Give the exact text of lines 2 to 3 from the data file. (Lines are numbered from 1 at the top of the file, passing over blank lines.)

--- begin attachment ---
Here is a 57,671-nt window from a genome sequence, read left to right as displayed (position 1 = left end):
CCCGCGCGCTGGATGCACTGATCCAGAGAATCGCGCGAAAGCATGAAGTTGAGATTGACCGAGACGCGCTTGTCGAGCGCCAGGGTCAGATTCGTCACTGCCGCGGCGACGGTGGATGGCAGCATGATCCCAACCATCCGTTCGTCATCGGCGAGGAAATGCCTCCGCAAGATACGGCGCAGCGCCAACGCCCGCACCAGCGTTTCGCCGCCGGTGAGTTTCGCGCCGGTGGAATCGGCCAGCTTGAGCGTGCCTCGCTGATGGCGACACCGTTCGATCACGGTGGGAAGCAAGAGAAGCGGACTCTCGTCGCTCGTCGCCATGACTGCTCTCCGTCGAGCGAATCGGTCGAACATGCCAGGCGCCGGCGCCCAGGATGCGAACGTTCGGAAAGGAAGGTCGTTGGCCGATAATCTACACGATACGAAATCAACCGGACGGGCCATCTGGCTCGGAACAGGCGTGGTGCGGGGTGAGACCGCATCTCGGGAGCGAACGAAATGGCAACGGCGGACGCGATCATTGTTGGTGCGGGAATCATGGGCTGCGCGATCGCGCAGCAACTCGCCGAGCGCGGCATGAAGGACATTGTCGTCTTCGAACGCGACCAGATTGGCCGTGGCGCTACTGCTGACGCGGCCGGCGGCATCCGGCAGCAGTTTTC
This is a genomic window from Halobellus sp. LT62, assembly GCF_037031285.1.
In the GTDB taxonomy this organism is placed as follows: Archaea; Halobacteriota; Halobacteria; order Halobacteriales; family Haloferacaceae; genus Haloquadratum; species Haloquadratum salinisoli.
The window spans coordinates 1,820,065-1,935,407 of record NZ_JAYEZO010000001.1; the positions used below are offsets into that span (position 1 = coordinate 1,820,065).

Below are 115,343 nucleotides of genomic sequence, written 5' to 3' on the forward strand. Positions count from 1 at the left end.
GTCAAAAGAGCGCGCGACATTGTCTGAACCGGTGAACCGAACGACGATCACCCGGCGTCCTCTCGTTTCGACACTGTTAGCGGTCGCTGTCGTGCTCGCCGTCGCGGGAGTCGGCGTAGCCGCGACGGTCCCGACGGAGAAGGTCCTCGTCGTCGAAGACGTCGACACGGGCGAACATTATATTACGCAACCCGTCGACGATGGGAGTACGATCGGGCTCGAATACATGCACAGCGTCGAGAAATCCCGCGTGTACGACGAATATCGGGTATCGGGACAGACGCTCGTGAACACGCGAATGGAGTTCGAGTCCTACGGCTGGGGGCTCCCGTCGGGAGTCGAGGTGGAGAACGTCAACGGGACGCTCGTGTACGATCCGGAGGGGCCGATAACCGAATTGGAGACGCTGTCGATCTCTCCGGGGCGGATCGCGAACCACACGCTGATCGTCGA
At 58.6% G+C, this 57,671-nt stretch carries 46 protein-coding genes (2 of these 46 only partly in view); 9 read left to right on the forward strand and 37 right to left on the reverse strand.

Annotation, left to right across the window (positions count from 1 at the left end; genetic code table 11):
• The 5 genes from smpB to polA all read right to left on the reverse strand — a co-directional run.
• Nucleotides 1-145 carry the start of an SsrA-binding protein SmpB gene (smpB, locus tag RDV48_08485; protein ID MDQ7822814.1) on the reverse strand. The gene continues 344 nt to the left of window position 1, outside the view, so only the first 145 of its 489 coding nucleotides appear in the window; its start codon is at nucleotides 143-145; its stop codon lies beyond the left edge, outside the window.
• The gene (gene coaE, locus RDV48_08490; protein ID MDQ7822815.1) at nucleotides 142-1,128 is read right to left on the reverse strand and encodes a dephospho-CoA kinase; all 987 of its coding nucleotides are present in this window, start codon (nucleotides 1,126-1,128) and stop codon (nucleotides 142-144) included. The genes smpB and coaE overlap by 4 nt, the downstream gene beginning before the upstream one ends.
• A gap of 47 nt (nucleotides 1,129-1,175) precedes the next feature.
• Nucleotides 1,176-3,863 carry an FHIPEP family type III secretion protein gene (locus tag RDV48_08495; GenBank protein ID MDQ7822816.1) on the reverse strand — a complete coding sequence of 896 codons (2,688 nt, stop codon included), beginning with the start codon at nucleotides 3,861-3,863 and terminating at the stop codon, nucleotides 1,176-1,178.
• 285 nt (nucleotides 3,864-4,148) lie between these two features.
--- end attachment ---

CCCGCGCGCTGGATGCACTGATCCAGAGAATCGCGCGAAAGCATGAAGTTGAGATTGACCGAGACGCGCTTGTCGAGCGCCAGGGTCAGATTCGTCACTGCCGCGGCGACGGTGGATGGCAGCATGATCCCAACCATCCGTTCGTCATCGGCGAGGAAATGCCTCCGCAAGATACGGCGCAGCGCCAACGCCCGCACCAGCGTTTCGCCGCCGGTGAGTTTCGCGCCGGTGGAATCGGCCAGCTTGAGCGTGCCTCGCTGATGGCGACACCGTTCGATCACGGTGGGAAGCAAGAGAAGCGGACTCTCGTCGCTCGTCGCCATGACTGCTCTCCGTCGAGCGAATCGGTCGAACATGCCAGGCGCCGGCGCCCAGGATGCGAACGTTCGGAAAGGAAGGTCGTTGGCCGATAATCTACACGATACGAAATCAACCGGACGGGCCATCTGGCTCGGAACAGGCGTGGTGCGGGGTGAGACCGCATCTCGGGAGCGAACGAAATGGCAACGGCGGACGCGATCATTGTTGGTGCGGGAATCATGGGCTGCGCGATCGCGCAGCAACTCGCCGAGCGCGGCATGAAGGACATTGTCGTCTTCGAACGCGACCAGATTGGCCGTGGCGCTACTGCTGACGCGGCCGGCGGCATCCGGCAGCAGTTTTC
This is a genomic window from Halobellus sp. LT62, assembly GCF_037031285.1.